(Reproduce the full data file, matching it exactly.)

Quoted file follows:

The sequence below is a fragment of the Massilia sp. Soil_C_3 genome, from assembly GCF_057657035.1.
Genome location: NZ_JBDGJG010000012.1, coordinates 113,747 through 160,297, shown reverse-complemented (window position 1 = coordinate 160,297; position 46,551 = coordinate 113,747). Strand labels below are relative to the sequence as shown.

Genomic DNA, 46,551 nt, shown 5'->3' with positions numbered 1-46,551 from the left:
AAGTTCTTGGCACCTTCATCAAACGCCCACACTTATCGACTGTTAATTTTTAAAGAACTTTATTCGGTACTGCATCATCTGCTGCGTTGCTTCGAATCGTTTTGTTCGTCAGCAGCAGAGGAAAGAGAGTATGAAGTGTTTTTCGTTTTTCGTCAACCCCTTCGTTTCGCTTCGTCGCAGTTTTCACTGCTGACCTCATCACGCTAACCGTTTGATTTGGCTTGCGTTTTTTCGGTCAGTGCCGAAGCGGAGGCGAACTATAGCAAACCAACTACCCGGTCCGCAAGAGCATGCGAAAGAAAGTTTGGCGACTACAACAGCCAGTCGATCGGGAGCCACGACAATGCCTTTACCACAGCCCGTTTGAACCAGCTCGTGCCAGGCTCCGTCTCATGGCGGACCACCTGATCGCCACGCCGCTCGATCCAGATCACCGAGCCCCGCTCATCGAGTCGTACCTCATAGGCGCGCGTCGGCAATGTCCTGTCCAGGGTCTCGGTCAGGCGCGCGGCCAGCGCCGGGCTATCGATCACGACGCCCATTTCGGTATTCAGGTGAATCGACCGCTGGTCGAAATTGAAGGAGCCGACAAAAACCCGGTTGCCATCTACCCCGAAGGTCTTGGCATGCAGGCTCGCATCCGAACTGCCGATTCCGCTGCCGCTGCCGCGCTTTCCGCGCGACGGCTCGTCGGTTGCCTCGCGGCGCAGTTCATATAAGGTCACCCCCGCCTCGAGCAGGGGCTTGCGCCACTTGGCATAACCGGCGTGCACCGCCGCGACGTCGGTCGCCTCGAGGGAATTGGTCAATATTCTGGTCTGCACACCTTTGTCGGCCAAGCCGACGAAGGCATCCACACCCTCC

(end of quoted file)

The sequence below is a fragment of the Massilia sp. Soil_C_3 genome, from assembly GCF_057657035.1.
Genome location: NZ_JBDGJG010000012.1, coordinates 113,747 through 160,297, shown reverse-complemented (window position 1 = coordinate 160,297; position 46,551 = coordinate 113,747). Strand labels below are relative to the sequence as shown.

Genomic DNA, 46,551 nt, shown 5'->3' with positions numbered 1-46,551 from the left:
AAGTTCTTGGCACCTTCATCAAACGCCCACACTTATCGACTGTTAATTTTTAAAGAACTTTATTCGGTACTGCATCATCTGCTGCGTTGCTTCGAATCGTTTTGTTCGTCAGCAGCAGAGGAAAGAGAGTATGAAGTGTTTTTCGTTTTTCGTCAACCCCTTCGTTTCGCTTCGTCGCAGTTTTCACTGCTGACCTCATCACGCTAACCGTTTGATTTGGCTTGCGTTTTTTCGGTCAGTGCCGAAGCGGAGGCGAACTATAGCAAACCAACTACCCGGTCCGCAAGAGCATGCGAAAGAAAGTTTGGCGACTACAACAGCCAGTCGATCGGGAGCCACGACAATGCCTTTACCACAGCCCGTTTGAACCAGCTCGTGCCAGGCTCCGTCTCATGGCGGACCACCTGATCGCCACGCCGCTCGATCCAGATCACCGAGCCCCGCTCATCGAGTCGTACCTCATAGGCGCGCGTCGGCAATGTCCTGTCCAGGGTCTCGGTCAGGCGCGCGGCCAGCGCCGGGCTATCGATCACGACGCCCATTTCGGTATTCAGGTGAATCGACCGCTGGTCGAAATTGAAGGAGCCGACAAAAACCCGGTTGCCATCTACCCCGAAGGTCTTGGCATGCAGGCTCGCATCCGAACTGCCGATTCCGCTGCCGCTGCCGCGCTTTCCGCGCGACGGCTCGTCGGTTGCCTCGCGGCGCAGTTCATATAAGGTCACCCCCGCCTCGAGCAGGGGCTTGCGCCACTTGGCATAACCGGCGTGCACCGCCGCGACGTCGGTCGCCTCGAGGGAATTGGTCAATATTCTGGTCTGCACACCTTTGTCGGCCAAGCCGACGAAGGCATCCACACCCTCC